I've been keeping an eye on DNA computing, or biocomputers, for quite some time now. These are the computer systems of the future - a form of computing which use DNA, biochemistry and molecular biology, instead of the traditional silicon-based computer technologies.
Biocomputers are well along in the research and development (R&D) stage, but still have quite a way to go before viable commercial products will emerge on the market. However, biocomputers utilizing nanobiotechnology may one day become the most energy-efficient, most powerful, and most economical of any type of commercially available computer.
· The first proof-of-concept involving the use of DNA to perform computation was carried out by Professor Leonard Adleman at the University of Southern California in 1994. In 1997, researchers at the University of Rochester develop DNA Logic Gates.
· In February 2003, National Geographic News published an article on “Computers Made from DNA and Enzymes”, reporting that Israeli scientists had devised a biocomputer that can perform 330 trillion operations per second, more than 100,000 times the speed of the fastest PC.
· In April 2004, an article in Science Daily entitled “Biological Computer Diagnoses Cancer and Produces The Drug” stated that a biomolecular computer had been developed that diagnoses in vitro a form of cancer - and then performs an appropriate medical intervention by producing a biologically active molecule with anti-cancer activity.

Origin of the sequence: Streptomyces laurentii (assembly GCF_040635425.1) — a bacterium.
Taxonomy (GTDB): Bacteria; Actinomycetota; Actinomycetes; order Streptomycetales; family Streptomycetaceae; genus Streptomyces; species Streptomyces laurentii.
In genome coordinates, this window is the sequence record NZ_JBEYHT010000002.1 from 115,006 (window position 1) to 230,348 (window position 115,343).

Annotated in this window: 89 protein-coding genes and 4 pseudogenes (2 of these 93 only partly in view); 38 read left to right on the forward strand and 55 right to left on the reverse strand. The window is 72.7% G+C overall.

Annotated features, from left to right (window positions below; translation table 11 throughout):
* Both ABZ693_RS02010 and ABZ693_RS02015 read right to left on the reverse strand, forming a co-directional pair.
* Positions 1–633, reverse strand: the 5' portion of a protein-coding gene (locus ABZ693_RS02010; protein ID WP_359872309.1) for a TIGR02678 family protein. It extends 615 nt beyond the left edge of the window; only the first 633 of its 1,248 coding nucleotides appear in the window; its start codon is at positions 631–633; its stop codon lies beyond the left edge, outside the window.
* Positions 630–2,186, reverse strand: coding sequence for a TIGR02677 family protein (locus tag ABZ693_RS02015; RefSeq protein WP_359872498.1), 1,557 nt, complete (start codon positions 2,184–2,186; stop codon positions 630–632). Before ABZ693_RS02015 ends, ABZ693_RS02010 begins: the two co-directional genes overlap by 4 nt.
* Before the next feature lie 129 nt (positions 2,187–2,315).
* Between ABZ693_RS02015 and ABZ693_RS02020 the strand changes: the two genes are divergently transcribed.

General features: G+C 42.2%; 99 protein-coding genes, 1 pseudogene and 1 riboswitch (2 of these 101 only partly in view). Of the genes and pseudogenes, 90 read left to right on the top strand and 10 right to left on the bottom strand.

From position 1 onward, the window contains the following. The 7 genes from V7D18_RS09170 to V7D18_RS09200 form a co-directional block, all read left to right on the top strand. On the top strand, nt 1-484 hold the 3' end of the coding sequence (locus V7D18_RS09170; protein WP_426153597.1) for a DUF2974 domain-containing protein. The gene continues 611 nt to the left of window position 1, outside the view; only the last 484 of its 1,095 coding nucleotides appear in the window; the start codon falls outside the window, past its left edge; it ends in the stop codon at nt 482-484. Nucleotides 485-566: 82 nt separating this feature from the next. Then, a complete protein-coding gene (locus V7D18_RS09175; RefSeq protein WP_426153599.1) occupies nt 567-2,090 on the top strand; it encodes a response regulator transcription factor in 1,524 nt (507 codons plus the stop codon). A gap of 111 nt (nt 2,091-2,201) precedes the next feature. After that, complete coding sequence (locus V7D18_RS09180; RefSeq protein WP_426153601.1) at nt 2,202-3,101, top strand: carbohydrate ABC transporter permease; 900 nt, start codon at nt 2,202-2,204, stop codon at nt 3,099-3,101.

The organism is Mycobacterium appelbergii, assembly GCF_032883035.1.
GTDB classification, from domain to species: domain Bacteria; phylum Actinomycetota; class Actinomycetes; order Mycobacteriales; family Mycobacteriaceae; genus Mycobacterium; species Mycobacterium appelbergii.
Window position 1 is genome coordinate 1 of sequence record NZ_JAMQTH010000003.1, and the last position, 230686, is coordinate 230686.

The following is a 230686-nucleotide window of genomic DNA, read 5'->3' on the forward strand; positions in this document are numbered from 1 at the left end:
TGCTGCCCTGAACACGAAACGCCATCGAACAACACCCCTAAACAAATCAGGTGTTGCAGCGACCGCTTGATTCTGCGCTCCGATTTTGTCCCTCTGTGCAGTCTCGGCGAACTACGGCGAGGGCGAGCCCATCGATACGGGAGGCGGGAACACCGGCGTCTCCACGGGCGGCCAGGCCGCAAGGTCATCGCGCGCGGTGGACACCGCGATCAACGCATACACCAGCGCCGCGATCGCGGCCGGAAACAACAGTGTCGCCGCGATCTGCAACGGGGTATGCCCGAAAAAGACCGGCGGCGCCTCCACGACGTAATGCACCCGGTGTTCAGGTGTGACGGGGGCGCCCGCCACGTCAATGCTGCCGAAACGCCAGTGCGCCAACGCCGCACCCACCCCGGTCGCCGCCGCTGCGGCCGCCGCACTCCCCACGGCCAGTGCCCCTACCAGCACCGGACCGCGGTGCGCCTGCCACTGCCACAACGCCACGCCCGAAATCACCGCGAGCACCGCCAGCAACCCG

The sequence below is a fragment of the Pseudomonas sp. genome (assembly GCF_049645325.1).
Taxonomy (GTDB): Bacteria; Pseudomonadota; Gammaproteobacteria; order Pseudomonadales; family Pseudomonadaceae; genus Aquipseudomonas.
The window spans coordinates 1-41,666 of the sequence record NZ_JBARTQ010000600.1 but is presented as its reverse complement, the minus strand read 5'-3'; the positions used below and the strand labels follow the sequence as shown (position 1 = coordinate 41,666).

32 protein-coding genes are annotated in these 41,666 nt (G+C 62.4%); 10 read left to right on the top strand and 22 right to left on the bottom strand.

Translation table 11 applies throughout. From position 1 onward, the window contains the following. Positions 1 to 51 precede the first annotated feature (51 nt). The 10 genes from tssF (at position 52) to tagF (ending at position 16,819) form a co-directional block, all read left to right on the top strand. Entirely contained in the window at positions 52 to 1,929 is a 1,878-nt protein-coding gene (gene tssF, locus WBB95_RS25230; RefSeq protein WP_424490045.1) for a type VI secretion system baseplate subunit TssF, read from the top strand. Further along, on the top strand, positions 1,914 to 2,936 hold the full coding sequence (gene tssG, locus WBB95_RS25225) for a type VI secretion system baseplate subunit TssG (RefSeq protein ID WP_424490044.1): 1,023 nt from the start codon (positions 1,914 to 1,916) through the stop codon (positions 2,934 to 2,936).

· In May 2007, a Medical News Today article entitled “Scientists Develop Tiny Implantable Biocomputers” reported that researchers at Harvard University and Princeton University had made a crucial step toward building biological computers - tiny implantable devices that can monitor the activities and characteristics of human cells.
· In 2010, an article in New Scientist reported that DNA-based logic gates which could carry out calculations inside the body have been constructed for the first time. The work finally brings the prospect of injectable biocomputers programmed to target diseases as they arise into reality.
Biocomputers are at the ‘bleeding edge’ of health information and/or computer technology. Commercial products using this emerging technology are still probably 10-15 years away. Expect them to be the key component in implantable eCare systems of the future. Perhaps progress could be moved along if the collaborative, open source community got more involved.
At this point, Chief Information Officers (CIO) of healthcare organizations should simply monitor progress of this technology periodically. This technology has tremendous potential down the road. A major economic benefit of biocomputers to keep in mind lies in the potential of all biologically derived systems to one day self-replicate and self-assemble given appropriate conditions. (Anyone seen Terminator?)
In September 2011, the 17th International Conference on DNA Computing and Molecular Programming will be held at the California Institute of Technology (Caltech) in Pasadena, California. See http://dna17.caltech.edu